Kingston’s on-again/off-again love affair with passenger-only boats is apparently getting serious as the smoochfest resumes in the wake of an enormous federal grant that’s been confirmed as on its way to the port.
More than $3 million in Ferry Boat Discretionary Program funds are expected to flow into the Port of Kingston and while the commissioners aren’t chatting about it — yet — Washington State Department of Transportation officials are saying it’s a done deal. The moneys would be more than enough to get the failed relationship back on track, but as anyone who’s followed this soap opera can attest, making sure it stays there is the real challenge.
Kingston has succeeded in getting a passenger-only ferry run to Seattle before after all, but lack of public interest scuttled the service before its first anniversary was celebrated. The “Field of Dreams” — if you build it, they will come — vision became a financial nightmare for foot ferry owners Aqua Express, which has been treading water ever since. Low ridership which was blamed on everything from exorbitant ticket prices to poorly planned departure times, spoke volumes as few took advantage of the faster route to the east side.
Now, it appears as if cupid has shot a second arrow into the respective behinds of passenger-only boats and North End residents, but whether the latter again let this love die on the vine has yet to be determined. County voters, as evidenced by Kitsap Transit’s failed tax proposal in February, seem as a whole to be taking a “call me on your dime” approach to the boats.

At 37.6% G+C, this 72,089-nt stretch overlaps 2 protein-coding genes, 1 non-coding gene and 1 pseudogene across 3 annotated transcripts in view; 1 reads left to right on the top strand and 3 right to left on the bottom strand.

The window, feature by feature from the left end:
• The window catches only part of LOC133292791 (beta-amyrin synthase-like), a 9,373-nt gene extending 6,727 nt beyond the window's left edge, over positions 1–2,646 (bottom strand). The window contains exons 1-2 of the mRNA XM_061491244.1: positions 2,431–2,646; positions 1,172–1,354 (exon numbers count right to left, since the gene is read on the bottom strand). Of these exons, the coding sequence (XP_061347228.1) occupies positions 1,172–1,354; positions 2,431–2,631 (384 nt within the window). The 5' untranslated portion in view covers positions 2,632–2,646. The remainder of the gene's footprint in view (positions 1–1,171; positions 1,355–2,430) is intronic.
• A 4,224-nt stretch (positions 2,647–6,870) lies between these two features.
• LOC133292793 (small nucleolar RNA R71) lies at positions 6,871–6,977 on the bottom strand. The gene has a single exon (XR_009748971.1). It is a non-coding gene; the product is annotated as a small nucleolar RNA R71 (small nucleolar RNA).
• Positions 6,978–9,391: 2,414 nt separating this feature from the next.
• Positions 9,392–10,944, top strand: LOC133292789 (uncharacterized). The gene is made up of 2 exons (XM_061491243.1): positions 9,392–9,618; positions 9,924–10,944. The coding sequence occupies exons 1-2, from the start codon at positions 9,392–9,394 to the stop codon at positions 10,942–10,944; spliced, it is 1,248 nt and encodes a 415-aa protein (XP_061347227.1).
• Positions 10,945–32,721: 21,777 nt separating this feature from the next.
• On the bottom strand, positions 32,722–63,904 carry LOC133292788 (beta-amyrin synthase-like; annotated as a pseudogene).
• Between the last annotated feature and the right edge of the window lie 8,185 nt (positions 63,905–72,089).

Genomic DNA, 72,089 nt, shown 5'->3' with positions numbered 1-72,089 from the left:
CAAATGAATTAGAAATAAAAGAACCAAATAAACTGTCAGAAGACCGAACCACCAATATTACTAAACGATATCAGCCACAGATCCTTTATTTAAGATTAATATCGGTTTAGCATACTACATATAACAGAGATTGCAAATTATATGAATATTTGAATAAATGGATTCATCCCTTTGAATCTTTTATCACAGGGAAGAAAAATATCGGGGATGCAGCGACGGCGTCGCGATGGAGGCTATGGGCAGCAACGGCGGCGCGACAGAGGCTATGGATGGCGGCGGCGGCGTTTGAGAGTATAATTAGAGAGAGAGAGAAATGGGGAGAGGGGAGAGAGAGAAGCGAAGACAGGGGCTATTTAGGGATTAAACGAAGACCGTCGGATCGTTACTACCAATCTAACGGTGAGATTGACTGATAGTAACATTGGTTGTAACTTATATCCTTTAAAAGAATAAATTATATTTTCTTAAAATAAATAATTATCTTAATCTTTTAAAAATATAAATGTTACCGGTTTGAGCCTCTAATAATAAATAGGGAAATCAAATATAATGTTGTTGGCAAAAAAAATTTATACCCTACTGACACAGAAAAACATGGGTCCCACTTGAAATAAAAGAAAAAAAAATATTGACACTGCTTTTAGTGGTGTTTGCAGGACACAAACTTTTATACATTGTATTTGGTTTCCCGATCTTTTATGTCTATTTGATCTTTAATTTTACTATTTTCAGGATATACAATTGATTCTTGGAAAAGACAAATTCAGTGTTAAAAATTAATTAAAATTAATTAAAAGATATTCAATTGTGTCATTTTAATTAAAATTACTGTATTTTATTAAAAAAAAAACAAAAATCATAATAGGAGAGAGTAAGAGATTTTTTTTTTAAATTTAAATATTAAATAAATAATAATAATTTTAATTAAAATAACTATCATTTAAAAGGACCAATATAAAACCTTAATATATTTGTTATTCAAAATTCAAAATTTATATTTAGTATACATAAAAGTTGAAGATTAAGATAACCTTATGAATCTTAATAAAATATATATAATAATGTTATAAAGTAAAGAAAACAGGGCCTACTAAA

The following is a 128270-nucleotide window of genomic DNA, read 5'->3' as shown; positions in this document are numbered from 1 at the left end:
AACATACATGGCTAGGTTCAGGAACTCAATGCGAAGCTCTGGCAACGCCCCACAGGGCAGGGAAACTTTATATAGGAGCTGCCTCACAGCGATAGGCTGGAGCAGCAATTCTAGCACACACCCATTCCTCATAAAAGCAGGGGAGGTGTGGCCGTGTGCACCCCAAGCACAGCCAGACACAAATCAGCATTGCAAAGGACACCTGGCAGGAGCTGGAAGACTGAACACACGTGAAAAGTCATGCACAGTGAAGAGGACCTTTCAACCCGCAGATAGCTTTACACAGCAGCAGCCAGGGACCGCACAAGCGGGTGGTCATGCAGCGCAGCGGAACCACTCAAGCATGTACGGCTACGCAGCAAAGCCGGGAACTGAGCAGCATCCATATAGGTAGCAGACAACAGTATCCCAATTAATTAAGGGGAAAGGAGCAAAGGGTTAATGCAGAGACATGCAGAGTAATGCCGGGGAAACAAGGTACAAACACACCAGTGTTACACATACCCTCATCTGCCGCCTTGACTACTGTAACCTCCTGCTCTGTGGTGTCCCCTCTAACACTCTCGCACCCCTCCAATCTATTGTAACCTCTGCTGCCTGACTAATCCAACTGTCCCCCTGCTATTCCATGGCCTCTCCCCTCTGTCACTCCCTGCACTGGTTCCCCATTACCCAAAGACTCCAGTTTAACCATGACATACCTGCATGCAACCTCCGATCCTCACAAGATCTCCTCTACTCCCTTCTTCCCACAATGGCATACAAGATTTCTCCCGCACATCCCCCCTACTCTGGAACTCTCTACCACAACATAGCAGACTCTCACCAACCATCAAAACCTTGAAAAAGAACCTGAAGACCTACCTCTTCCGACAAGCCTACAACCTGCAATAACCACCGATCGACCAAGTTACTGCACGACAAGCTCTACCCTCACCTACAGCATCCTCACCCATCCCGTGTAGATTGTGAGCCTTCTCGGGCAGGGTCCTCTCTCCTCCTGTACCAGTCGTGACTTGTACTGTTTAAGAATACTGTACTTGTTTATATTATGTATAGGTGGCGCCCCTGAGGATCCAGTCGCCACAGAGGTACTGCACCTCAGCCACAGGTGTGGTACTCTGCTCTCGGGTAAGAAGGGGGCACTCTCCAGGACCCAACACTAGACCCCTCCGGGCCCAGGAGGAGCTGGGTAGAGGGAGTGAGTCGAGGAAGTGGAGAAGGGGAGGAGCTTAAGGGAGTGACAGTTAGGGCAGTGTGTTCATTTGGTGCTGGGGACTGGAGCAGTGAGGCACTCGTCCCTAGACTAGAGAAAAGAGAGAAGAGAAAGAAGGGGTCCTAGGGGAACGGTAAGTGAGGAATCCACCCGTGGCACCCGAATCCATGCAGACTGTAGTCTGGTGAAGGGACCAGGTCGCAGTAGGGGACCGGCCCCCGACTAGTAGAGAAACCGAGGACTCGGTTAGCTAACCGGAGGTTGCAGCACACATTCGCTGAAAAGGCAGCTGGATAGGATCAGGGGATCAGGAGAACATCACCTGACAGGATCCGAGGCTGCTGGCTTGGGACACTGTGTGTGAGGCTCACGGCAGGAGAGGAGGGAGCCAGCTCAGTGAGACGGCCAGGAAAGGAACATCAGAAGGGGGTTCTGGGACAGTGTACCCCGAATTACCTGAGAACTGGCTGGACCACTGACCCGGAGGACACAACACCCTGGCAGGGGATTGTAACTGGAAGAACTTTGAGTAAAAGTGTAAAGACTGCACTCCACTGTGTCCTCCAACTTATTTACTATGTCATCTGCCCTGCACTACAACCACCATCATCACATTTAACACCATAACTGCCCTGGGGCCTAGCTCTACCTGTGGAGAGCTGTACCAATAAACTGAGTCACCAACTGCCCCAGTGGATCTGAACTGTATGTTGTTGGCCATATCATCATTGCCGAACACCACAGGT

But everyone here seems so tired of being taxed through the nose, and then some, this attitude isn’t surprising.
Nonetheless, the unofficial grant award is as exciting as the North End’s first kiss with the passenger-only boats in 2005. But before it gets too twitterpated, a reasonable and viable plan must be created first and furthermore the ferry service will need resounding support of the commuters, and not just the Kingston business community.
Not that the latter’s backing isn’t integral in helping the ferry service succeed, but let’s face it: People who own businesses in Kingston aren’t the ones who will be riding the boats twice a day anyway.
After all, they do work in Kingston.
Once this puppy gets rolling, it’s up to the hundreds who make the long trip to Seattle and farther to ensure the hard work that goes into any long-term relationship is undertaken. Otherwise, $3 million or not, the proposal will fail.
And if it does, once again, we’ll all only have ourselves to blame.
The greater Kingston area has tasted sweet success.
The greater Kingston area has tasted bitter defeat.
But which entree it bites into in the coming years is wholly up to those in charge of creating a viable passenger-only boat plan and those who commute to Seattle from, yes, you guessed it, the greater Kingston area.
Without cooperation and backing from both, the service will be twice scorned.
The second chance must be seized, for if it isn’t, the foot ferries unrequited love will likely be the last chance to romance such a service here in the North End for quite some time.